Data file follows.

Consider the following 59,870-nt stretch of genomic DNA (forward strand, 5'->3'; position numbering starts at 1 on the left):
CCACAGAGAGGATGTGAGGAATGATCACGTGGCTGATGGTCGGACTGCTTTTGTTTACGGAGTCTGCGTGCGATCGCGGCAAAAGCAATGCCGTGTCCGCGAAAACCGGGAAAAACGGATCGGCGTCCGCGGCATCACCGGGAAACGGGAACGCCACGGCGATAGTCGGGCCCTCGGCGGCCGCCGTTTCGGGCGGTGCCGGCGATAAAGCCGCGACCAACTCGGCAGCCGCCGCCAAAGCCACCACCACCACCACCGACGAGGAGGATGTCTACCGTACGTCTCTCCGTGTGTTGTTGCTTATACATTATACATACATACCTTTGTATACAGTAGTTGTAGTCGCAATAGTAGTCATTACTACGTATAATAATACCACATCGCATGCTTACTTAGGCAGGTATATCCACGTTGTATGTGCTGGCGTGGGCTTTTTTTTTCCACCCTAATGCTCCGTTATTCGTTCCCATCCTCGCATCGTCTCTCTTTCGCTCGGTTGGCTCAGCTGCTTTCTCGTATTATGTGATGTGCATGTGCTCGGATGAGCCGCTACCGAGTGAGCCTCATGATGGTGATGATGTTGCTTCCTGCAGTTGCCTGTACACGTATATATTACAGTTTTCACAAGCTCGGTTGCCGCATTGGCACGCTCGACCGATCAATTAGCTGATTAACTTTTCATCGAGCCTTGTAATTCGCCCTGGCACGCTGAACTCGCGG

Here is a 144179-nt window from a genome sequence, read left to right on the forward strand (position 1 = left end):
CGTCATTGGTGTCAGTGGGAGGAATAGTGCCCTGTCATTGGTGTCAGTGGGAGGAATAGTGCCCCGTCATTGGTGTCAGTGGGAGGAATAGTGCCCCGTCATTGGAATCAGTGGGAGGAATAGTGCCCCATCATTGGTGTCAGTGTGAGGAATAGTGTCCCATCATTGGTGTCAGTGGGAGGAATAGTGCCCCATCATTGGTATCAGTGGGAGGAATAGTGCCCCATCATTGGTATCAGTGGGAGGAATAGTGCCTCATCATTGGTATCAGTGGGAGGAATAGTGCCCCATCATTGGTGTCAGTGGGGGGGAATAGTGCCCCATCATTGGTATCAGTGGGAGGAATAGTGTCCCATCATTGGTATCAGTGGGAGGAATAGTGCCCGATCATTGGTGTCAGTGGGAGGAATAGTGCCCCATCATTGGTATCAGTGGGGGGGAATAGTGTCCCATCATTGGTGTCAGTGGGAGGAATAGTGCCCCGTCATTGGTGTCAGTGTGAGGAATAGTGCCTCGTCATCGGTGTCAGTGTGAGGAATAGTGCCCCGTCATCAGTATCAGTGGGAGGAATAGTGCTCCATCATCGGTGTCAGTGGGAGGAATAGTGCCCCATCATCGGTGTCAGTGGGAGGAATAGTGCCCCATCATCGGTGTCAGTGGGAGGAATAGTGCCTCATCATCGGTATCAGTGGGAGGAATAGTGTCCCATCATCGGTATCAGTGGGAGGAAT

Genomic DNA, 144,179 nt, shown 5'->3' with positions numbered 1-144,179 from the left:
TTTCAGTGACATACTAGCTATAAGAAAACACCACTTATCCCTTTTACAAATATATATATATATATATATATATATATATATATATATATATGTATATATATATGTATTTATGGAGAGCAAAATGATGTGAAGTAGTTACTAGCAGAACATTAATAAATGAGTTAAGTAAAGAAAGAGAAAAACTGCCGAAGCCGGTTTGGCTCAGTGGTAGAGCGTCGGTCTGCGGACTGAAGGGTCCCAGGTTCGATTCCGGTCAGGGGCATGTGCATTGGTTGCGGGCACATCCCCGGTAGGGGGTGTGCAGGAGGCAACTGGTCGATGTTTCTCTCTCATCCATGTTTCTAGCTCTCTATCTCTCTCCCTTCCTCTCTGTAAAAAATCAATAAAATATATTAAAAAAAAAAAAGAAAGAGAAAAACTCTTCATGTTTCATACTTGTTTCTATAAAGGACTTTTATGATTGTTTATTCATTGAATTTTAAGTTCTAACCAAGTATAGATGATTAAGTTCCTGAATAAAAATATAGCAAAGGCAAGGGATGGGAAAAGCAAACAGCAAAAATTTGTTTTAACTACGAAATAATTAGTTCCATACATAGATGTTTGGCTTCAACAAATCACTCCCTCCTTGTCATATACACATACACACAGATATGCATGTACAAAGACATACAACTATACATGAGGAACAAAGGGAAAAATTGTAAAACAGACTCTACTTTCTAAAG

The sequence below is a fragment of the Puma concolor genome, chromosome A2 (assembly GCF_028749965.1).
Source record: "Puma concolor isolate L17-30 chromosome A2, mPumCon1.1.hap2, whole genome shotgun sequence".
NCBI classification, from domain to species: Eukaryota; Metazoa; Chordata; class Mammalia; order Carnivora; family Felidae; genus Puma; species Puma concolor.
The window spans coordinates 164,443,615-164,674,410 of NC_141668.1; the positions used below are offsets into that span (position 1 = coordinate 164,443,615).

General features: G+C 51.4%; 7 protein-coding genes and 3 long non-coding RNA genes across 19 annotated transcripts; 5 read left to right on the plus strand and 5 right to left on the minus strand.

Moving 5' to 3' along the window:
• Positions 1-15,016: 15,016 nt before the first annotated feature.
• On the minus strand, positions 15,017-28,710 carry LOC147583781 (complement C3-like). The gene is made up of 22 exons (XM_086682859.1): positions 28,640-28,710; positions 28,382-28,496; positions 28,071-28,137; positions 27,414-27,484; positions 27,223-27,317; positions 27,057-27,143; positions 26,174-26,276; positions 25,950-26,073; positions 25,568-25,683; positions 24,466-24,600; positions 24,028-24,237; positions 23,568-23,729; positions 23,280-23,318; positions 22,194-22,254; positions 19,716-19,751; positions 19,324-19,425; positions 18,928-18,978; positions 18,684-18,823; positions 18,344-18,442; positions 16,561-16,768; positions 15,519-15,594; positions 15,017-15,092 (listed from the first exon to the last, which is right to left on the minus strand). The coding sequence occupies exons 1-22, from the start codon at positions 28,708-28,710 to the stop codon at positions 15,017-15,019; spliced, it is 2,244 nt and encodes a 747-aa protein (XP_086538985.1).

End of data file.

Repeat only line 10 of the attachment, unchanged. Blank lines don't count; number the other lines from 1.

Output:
The window spans coordinates 164,443,615-164,674,410 of NC_141668.1; the positions used below are offsets into that span (position 1 = coordinate 164,443,615).